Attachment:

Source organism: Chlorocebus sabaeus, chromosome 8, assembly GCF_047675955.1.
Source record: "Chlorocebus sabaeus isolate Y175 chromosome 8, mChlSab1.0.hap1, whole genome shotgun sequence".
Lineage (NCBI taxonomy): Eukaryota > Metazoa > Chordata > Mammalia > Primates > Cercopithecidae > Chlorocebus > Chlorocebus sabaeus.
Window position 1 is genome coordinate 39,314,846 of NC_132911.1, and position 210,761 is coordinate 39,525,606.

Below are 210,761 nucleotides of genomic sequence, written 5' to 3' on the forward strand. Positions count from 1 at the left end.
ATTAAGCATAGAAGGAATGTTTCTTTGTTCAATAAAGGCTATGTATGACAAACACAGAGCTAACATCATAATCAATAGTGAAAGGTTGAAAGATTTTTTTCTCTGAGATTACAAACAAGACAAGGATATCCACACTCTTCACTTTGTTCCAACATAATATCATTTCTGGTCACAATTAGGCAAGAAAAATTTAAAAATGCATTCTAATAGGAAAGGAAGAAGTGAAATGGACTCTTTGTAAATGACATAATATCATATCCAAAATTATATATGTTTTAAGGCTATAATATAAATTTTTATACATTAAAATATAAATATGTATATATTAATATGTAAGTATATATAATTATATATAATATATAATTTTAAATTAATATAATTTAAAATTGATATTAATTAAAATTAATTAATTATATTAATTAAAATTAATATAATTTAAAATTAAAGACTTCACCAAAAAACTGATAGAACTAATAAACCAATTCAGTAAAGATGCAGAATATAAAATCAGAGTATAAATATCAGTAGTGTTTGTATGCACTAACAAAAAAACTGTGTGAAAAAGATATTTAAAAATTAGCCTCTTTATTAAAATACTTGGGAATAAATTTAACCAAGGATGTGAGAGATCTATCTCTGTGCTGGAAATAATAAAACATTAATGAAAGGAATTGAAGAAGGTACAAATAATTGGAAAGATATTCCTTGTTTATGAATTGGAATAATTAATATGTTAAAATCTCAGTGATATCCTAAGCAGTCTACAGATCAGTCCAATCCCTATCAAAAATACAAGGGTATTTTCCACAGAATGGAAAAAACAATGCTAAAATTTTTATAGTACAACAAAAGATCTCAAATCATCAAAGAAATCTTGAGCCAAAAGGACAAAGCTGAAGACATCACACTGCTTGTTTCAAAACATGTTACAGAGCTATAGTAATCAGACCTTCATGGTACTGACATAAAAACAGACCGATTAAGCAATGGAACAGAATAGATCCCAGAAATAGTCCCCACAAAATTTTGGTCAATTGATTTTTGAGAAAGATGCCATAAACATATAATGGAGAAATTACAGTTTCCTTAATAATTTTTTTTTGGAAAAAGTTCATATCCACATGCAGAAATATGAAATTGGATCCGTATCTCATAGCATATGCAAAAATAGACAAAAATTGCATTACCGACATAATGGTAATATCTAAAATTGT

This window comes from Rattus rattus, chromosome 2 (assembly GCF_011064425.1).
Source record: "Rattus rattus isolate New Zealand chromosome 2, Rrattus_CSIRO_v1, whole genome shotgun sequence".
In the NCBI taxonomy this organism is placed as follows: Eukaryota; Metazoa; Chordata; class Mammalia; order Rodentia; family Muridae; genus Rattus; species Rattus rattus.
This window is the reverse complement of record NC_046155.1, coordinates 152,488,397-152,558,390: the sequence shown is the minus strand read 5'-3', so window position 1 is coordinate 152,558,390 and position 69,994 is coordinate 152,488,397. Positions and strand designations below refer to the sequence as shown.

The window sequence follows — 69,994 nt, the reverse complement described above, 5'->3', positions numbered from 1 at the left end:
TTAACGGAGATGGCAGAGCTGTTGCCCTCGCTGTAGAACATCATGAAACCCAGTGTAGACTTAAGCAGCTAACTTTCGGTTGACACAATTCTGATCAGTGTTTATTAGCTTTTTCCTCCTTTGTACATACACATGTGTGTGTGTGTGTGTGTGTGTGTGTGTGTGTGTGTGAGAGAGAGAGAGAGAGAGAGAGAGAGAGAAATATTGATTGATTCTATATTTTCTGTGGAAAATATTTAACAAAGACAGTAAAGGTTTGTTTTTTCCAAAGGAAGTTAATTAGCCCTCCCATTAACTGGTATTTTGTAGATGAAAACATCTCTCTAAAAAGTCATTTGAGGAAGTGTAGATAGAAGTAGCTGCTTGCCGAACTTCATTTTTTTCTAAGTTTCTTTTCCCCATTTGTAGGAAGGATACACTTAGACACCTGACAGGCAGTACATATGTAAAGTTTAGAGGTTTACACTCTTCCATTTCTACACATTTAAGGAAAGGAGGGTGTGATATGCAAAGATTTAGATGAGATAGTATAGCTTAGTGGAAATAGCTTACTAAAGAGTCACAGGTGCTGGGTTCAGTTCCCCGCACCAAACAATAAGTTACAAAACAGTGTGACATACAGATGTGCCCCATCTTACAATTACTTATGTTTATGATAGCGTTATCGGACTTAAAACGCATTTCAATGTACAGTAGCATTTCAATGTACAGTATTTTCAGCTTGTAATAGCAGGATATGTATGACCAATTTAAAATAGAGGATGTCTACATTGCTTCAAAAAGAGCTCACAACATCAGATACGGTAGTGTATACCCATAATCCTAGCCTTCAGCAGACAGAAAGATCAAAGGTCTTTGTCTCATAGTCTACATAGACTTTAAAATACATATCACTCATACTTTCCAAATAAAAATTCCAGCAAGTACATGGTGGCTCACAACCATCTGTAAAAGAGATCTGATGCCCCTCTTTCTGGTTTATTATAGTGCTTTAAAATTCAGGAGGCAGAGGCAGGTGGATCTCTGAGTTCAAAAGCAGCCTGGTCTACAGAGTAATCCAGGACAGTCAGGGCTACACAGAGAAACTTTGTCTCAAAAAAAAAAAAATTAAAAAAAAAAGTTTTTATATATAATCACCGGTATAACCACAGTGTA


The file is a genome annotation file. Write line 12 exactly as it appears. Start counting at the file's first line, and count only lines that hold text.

TTAACGGAGATGGCAGAGCTGTTGCCCTCGCTGTAGAACATCATGAAACCCAGTGTAGACTTAAGCAGCTAACTTTCGGTTGACACAATTCTGATCAGTGTTTATTAGCTTTTTCCTCCTTTGTACATACACATGTGTGTGTGTGTGTGTGTGTGTGTGTGTGTGTGTGTGAGAGAGAGAGAGAGAGAGAGAGAGAGAGAAATATTGATTGATTCTATATTTTCTGTGGAAAATATTTAACAAAGACAGTAAAGGTTTGTTTTTTCCAAAGGAAGTTAATTAGCCCTCCCATTAACTGGTATTTTGTAGATGAAAACATCTCTCTAAAAAGTCATTTGAGGAAGTGTAGATAGAAGTAGCTGCTTGCCGAACTTCATTTTTTTCTAAGTTTCTTTTCCCCATTTGTAGGAAGGATACACTTAGACACCTGACAGGCAGTACATATGTAAAGTTTAGAGGTTTACACTCTTCCATTTCTACACATTTAAGGAAAGGAGGGTGTGATATGCAAAGATTTAGATGAGATAGTATAGCTTAGTGGAAATAGCTTACTAAAGAGTCACAGGTGCTGGGTTCAGTTCCCCGCACCAAACAATAAGTTACAAAACAGTGTGACATACAGATGTGCCCCATCTTACAATTACTTATGTTTATGATAGCGTTATCGGACTTAAAACGCATTTCAATGTACAGTAGCATTTCAATGTACAGTATTTTCAGCTTGTAATAGCAGGATATGTATGACCAATTTAAAATAGAGGATGTCTACATTGCTTCAAAAAGAGCTCACAACATCAGATACGGTAGTGTATACCCATAATCCTAGCCTTCAGCAGACAGAAAGATCAAAGGTCTTTGTCTCATAGTCTACATAGACTTTAAAATACATATCACTCATACTTTCCAAATAAAAATTCCAGCAAGTACATGGTGGCTCACAACCATCTGTAAAAGAGATCTGATGCCCCTCTTTCTGGTTTATTATAGTGCTTTAAAATTCAGGAGGCAGAGGCAGGTGGATCTCTGAGTTCAAAAGCAGCCTGGTCTACAGAGTAATCCAGGACAGTCAGGGCTACACAGAGAAACTTTGTCTCAAAAAAAAAAAAATTAAAAAAAAAAGTTTTTATATATAATCACCGGTATAACCACAGTGTA